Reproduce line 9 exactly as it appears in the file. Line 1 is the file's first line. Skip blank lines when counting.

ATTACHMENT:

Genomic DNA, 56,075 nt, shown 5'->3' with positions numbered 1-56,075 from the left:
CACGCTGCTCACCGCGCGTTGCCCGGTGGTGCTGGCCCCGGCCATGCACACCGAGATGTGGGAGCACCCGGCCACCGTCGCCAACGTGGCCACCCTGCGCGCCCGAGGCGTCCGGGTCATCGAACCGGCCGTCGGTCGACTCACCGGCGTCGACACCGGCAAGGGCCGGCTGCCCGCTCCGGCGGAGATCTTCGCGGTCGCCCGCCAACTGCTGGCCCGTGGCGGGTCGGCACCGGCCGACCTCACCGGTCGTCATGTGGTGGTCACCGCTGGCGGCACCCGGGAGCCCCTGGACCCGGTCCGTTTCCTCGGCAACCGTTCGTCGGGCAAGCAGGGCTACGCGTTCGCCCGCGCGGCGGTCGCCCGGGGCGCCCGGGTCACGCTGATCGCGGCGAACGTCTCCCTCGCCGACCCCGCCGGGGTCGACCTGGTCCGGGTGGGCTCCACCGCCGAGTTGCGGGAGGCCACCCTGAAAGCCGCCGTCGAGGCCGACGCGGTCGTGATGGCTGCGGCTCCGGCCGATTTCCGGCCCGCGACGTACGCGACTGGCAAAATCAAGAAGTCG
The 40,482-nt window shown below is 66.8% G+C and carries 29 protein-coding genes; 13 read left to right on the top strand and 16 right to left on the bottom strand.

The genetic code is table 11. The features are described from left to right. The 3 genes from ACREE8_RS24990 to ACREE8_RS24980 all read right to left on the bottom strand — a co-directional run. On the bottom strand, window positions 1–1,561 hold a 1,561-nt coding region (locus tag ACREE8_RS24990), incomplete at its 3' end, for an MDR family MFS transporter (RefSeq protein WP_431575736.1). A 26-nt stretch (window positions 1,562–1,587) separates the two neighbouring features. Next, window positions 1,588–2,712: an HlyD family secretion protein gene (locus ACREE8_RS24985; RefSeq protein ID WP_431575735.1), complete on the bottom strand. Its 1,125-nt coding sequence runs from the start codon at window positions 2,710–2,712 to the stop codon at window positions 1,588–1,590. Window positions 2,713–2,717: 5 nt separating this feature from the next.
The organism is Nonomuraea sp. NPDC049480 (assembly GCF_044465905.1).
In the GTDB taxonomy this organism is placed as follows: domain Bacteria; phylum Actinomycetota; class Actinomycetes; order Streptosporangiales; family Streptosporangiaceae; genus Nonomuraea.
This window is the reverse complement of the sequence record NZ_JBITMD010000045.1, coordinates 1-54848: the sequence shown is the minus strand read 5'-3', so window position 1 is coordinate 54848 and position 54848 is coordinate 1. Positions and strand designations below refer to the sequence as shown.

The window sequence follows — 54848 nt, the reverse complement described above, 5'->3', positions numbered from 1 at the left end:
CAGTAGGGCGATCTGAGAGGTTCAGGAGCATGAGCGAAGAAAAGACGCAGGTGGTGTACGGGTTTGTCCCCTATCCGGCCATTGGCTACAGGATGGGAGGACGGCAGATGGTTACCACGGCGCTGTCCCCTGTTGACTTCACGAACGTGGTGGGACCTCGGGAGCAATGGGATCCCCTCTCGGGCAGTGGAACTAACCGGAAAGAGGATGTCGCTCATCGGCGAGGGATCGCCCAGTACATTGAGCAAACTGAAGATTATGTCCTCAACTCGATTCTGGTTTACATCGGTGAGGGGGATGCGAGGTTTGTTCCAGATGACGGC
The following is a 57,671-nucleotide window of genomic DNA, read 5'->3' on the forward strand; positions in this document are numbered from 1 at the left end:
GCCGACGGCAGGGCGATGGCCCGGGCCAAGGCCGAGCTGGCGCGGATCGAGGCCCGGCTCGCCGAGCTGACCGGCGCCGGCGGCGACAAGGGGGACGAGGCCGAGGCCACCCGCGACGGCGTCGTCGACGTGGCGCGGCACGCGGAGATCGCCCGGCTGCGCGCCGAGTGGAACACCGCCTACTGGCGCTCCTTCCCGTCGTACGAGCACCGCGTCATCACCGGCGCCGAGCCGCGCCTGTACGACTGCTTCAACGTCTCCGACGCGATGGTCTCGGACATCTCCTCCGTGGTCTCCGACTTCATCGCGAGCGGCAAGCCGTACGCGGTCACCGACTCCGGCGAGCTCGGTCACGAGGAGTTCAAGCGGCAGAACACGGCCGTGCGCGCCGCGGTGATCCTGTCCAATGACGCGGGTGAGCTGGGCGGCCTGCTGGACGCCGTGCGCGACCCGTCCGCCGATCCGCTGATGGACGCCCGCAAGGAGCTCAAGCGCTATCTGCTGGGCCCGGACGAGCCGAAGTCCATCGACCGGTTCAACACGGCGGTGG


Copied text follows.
CAGTAGGGCGATCTGAGAGGTTCAGGAGCATGAGCGAAGAAAAGACGCAGGTGGTGTACGGGTTTGTCCCCTATCCGGCCATTGGCTACAGGATGGGAGGACGGCAGATGGTTACCACGGCGCTGTCCCCTGTTGACTTCACGAACGTGGTGGGACCTCGGGAGCAATGGGATCCCCTCTCGGGCAGTGGAACTAACCGGAAAGAGGATGTCGCTCATCGGCGAGGGATCGCCCAGTACATTGAGCAAACTGAAGATTATGTCCTCAACTCGATTCTGGTTTACATCGGTGAGGGGGATGCGAGGTTTGTTCCAGATGACGGC